A coalition of groups advocating for democracy in Africa has taken to the streets of London to protest against alleged electoral fraud and voters’ suppression during the February Presidential election in Nigeria.
The group reminded the UK government of the £5 million it spent during the Nigerian election, urging it to ensure that the right things were done.
The protesters alleged that there was voter suppression and intimidation during the presidential election, criticizing the Nigerian government for showing less attention to the security of the voters as political thugs harassed and intimidated them.
Speaking at Trafalgar Square in London, Marcel Ngogbehei, founder of the Good Governance Institute (GGI), who led the protest, said that if Nigeria, with over 200 million people, faced a crisis, the entire world would be affected.
He called on the international community to get involved and avoid a looming crisis over the outcome of the 2023 presidential election, which some said was fraudulent following some irregularities.
Ngogbehei criticized the electoral umpire for hurriedly announcing a winner at 4 am, rather than pausing the result announcement and resolving the irregularities as they did in one of the state elections.
Ngogbehei further stated, “It is the people that determine who leads them, not a few individuals, what we are saying is that the people’s vote must count, we must protect the right of the people to choose their leaders, we cannot hand it over to few individuals.”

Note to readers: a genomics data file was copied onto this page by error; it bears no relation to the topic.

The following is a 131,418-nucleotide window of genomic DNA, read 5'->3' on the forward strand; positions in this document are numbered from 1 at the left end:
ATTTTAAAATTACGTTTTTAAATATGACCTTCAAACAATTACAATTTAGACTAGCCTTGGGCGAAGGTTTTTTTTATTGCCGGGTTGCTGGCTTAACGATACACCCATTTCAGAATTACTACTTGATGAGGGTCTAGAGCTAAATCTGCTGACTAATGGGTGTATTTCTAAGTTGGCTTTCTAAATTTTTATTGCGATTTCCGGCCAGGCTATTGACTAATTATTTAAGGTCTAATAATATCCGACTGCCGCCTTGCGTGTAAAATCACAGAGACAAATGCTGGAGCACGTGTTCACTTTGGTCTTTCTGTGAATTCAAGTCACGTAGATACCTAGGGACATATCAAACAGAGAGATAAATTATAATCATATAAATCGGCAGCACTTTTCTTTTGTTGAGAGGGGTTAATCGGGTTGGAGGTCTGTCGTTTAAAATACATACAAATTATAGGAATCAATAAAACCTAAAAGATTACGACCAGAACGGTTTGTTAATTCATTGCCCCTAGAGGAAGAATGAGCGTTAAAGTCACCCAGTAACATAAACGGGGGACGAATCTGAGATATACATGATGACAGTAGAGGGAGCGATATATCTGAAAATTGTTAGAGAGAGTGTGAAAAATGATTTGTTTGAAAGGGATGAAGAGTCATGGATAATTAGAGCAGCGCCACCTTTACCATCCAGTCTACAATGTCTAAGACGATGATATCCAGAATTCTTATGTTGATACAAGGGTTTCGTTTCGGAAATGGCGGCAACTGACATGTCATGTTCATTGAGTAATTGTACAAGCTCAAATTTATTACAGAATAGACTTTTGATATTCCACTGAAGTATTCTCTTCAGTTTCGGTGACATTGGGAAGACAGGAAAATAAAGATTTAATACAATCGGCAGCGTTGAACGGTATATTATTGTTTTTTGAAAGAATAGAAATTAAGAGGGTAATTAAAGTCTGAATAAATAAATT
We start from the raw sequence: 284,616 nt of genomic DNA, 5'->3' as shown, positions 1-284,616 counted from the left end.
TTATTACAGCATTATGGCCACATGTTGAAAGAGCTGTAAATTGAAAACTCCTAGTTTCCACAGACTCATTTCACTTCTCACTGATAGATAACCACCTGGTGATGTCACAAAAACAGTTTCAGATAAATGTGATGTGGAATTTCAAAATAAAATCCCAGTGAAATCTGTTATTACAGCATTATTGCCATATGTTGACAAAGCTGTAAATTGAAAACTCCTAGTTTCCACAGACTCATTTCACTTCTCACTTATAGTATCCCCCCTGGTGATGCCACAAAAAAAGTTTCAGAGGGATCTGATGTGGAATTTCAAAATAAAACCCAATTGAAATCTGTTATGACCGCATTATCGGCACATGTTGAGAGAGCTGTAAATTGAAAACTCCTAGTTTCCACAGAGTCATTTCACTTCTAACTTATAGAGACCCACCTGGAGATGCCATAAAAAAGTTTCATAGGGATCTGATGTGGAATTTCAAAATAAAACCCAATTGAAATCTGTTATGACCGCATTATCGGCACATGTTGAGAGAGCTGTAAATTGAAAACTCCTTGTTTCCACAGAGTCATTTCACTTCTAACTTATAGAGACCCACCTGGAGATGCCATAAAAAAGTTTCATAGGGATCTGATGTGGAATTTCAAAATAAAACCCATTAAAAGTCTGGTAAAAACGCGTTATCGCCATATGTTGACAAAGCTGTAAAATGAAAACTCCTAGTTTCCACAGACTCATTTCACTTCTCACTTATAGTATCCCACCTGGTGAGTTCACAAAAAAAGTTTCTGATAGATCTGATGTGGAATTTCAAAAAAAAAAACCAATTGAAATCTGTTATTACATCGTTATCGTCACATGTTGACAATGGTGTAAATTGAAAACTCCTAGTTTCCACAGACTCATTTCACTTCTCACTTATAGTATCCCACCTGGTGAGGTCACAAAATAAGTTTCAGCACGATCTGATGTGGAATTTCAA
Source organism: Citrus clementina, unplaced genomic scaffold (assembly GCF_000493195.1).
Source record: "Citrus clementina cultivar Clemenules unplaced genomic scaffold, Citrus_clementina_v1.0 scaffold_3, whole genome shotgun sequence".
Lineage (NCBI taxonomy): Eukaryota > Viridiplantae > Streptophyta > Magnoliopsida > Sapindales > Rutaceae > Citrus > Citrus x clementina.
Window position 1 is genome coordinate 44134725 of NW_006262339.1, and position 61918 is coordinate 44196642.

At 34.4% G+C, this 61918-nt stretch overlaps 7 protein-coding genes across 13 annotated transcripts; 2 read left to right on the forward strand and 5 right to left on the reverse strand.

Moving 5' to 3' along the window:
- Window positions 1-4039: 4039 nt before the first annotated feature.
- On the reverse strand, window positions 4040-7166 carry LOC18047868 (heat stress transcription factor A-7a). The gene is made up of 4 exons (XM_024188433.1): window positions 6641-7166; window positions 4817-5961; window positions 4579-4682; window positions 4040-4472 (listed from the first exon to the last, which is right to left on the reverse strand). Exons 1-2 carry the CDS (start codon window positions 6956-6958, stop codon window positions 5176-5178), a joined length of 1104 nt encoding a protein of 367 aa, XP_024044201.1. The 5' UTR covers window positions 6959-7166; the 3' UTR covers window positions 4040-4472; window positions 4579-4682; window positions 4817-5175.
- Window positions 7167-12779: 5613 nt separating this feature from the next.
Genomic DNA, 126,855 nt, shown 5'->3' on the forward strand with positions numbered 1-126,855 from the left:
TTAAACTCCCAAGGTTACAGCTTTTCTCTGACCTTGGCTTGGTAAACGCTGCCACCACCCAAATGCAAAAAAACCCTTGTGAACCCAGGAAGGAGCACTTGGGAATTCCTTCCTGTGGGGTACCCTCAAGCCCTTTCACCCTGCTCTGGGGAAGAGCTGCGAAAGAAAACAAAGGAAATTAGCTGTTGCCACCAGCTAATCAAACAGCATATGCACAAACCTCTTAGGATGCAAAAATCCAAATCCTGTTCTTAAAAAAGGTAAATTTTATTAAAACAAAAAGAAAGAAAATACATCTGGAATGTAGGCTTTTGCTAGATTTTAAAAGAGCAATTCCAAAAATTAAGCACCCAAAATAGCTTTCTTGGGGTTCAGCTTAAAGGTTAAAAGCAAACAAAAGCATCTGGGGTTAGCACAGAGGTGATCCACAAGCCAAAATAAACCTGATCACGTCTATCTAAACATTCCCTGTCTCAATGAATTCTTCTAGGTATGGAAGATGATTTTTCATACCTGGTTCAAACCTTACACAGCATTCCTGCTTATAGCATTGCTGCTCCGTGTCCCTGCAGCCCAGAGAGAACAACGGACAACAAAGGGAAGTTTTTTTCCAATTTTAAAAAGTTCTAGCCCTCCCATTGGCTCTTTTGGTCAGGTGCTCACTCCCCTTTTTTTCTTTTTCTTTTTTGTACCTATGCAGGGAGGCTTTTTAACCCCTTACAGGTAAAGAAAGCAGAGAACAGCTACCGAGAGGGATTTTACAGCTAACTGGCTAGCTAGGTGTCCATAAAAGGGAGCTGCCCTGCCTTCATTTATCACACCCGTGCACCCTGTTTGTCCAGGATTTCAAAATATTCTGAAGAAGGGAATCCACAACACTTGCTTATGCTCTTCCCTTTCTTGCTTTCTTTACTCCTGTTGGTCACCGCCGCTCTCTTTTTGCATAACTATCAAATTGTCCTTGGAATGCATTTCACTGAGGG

He called on the British government to take interest in ensuring that the right of the citizens to choose their leaders is protected.
Ngogbehei criticized the British government for spending over £5 million of taxpayers’ money in Nigeria and turning a blind eye to what he called a fictitious election.
He added, “The Foreign Secretary has no business congratulating anyone in this election until the entire process is concluded. Doing this amounts to taking sides.”
Ngogbehei said that Nigeria’s democracy must be saved, and the Nigerian government has a duty to protect all Nigerians to ensure that they vote.
He criticized the government for looking the other way while political thugs took over the streets of the country during the February 2023 election.
Ngogbehei further called on the International Community to hold the Independent National Electoral Commission (INEC) accountable by asking them to follow their laid-down guidelines.
He added, “They have a duty to demand from INEC the effective use of their citizens’ tax money in Nigeria.”